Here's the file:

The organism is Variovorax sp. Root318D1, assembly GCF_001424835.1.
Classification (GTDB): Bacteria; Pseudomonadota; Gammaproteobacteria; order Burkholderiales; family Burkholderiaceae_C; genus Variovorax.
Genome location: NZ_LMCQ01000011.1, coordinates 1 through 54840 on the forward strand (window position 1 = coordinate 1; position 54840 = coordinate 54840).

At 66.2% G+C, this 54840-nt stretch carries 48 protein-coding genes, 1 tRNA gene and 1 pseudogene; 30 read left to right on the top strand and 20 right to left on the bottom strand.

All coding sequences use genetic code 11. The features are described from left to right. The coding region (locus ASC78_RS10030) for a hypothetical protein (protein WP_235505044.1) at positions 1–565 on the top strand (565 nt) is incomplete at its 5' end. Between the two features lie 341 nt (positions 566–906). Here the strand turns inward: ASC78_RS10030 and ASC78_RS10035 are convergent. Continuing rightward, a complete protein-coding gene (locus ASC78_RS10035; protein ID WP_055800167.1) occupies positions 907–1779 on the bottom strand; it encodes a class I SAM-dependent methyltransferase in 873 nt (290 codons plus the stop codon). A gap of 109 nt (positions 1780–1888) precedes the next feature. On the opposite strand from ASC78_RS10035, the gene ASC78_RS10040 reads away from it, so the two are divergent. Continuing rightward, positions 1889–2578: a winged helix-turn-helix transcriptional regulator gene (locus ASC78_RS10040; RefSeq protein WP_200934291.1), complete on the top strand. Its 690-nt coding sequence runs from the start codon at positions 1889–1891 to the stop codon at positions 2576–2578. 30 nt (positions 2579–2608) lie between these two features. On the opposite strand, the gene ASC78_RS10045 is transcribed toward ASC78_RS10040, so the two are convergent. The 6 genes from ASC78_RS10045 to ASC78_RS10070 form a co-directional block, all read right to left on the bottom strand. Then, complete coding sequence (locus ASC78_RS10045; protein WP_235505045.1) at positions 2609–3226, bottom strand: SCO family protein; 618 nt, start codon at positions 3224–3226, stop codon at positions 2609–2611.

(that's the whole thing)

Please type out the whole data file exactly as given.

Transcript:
The organism is Variovorax sp. Root318D1, assembly GCF_001424835.1.
Classification (GTDB): Bacteria; Pseudomonadota; Gammaproteobacteria; order Burkholderiales; family Burkholderiaceae_C; genus Variovorax.
Genome location: NZ_LMCQ01000011.1, coordinates 1 through 54840 on the forward strand (window position 1 = coordinate 1; position 54840 = coordinate 54840).

At 66.2% G+C, this 54840-nt stretch carries 48 protein-coding genes, 1 tRNA gene and 1 pseudogene; 30 read left to right on the top strand and 20 right to left on the bottom strand.

All coding sequences use genetic code 11. The features are described from left to right. The coding region (locus ASC78_RS10030) for a hypothetical protein (protein WP_235505044.1) at positions 1–565 on the top strand (565 nt) is incomplete at its 5' end. Between the two features lie 341 nt (positions 566–906). Here the strand turns inward: ASC78_RS10030 and ASC78_RS10035 are convergent. Continuing rightward, a complete protein-coding gene (locus ASC78_RS10035; protein ID WP_055800167.1) occupies positions 907–1779 on the bottom strand; it encodes a class I SAM-dependent methyltransferase in 873 nt (290 codons plus the stop codon). A gap of 109 nt (positions 1780–1888) precedes the next feature. On the opposite strand from ASC78_RS10035, the gene ASC78_RS10040 reads away from it, so the two are divergent. Continuing rightward, positions 1889–2578: a winged helix-turn-helix transcriptional regulator gene (locus ASC78_RS10040; RefSeq protein WP_200934291.1), complete on the top strand. Its 690-nt coding sequence runs from the start codon at positions 1889–1891 to the stop codon at positions 2576–2578. 30 nt (positions 2579–2608) lie between these two features. On the opposite strand, the gene ASC78_RS10045 is transcribed toward ASC78_RS10040, so the two are convergent. The 6 genes from ASC78_RS10045 to ASC78_RS10070 form a co-directional block, all read right to left on the bottom strand. Then, complete coding sequence (locus ASC78_RS10045; protein WP_235505045.1) at positions 2609–3226, bottom strand: SCO family protein; 618 nt, start codon at positions 3224–3226, stop codon at positions 2609–2611.